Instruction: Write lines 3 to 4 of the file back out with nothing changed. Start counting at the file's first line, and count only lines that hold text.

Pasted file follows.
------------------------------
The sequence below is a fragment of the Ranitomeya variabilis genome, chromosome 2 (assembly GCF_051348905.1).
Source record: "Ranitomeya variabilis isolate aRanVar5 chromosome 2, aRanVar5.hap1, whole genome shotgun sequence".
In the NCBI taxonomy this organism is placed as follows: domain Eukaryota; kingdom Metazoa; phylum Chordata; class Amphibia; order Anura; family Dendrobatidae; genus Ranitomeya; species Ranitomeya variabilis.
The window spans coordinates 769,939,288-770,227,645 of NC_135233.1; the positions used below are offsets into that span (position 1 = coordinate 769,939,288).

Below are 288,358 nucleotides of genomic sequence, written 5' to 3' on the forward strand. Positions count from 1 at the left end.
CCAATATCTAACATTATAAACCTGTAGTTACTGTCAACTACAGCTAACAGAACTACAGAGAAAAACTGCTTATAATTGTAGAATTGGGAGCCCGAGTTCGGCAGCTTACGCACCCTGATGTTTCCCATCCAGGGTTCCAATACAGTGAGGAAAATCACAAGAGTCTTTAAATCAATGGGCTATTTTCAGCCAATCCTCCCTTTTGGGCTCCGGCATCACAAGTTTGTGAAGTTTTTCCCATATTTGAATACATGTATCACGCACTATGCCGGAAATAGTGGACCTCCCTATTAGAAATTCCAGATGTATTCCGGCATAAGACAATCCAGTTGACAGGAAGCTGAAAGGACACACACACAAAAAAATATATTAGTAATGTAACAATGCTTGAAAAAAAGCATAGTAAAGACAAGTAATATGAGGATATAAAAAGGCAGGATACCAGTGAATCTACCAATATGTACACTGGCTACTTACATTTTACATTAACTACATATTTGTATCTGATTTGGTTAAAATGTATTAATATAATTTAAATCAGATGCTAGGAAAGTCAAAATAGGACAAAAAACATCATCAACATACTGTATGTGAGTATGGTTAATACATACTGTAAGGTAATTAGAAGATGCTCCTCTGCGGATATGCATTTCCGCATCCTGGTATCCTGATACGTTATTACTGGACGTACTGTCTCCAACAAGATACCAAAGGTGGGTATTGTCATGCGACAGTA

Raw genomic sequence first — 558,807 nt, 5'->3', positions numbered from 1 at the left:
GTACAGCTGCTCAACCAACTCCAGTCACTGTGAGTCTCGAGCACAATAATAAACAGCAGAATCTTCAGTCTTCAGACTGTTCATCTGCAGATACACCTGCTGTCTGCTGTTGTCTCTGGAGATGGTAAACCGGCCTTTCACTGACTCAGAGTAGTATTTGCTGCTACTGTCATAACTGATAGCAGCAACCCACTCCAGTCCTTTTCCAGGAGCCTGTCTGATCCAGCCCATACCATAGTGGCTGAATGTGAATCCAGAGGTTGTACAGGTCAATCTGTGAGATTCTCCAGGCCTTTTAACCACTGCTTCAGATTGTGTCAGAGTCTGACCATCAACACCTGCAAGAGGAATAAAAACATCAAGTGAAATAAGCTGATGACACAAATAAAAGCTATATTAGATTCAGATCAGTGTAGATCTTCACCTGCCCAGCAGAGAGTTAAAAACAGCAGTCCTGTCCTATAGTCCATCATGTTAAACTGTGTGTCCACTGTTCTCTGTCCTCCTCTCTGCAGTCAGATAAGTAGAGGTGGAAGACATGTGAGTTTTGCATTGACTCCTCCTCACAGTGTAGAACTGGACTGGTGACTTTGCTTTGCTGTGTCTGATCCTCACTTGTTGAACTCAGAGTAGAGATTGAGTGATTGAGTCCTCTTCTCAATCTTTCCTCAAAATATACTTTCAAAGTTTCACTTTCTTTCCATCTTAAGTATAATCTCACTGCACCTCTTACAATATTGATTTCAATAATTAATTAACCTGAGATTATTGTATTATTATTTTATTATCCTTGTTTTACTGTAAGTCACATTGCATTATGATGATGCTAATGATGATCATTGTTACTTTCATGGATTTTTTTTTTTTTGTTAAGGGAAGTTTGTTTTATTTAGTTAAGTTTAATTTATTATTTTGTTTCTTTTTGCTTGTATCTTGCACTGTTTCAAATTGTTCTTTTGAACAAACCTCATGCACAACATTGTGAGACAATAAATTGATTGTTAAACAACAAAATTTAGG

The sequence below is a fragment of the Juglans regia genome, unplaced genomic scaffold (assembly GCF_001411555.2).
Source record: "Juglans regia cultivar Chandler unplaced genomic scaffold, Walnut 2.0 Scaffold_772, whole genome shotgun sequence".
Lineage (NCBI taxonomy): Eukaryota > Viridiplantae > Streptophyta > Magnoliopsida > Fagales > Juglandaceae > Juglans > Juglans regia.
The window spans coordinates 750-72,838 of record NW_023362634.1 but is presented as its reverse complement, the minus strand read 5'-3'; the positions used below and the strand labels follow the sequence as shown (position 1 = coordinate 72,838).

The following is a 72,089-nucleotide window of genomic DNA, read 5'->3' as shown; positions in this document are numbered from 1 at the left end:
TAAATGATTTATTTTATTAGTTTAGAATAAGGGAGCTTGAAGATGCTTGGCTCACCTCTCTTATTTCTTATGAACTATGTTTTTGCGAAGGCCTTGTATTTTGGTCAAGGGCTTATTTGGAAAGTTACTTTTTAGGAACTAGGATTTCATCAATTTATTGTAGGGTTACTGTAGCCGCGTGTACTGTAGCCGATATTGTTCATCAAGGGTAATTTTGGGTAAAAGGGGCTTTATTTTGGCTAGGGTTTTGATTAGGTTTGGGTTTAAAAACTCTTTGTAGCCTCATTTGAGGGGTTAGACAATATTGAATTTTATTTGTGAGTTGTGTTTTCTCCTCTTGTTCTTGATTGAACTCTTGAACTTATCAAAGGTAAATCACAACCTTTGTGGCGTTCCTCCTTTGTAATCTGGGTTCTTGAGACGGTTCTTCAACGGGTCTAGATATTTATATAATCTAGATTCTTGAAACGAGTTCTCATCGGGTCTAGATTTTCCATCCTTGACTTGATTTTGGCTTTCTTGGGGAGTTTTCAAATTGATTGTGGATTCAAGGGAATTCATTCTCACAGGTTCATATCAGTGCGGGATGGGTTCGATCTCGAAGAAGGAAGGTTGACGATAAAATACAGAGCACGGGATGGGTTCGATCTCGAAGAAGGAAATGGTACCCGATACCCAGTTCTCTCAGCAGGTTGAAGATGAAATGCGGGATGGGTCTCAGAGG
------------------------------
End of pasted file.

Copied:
In the NCBI taxonomy this organism is placed as follows: domain Eukaryota; kingdom Metazoa; phylum Chordata; class Amphibia; order Anura; family Dendrobatidae; genus Ranitomeya; species Ranitomeya variabilis.
The window spans coordinates 769,939,288-770,227,645 of NC_135233.1; the positions used below are offsets into that span (position 1 = coordinate 769,939,288).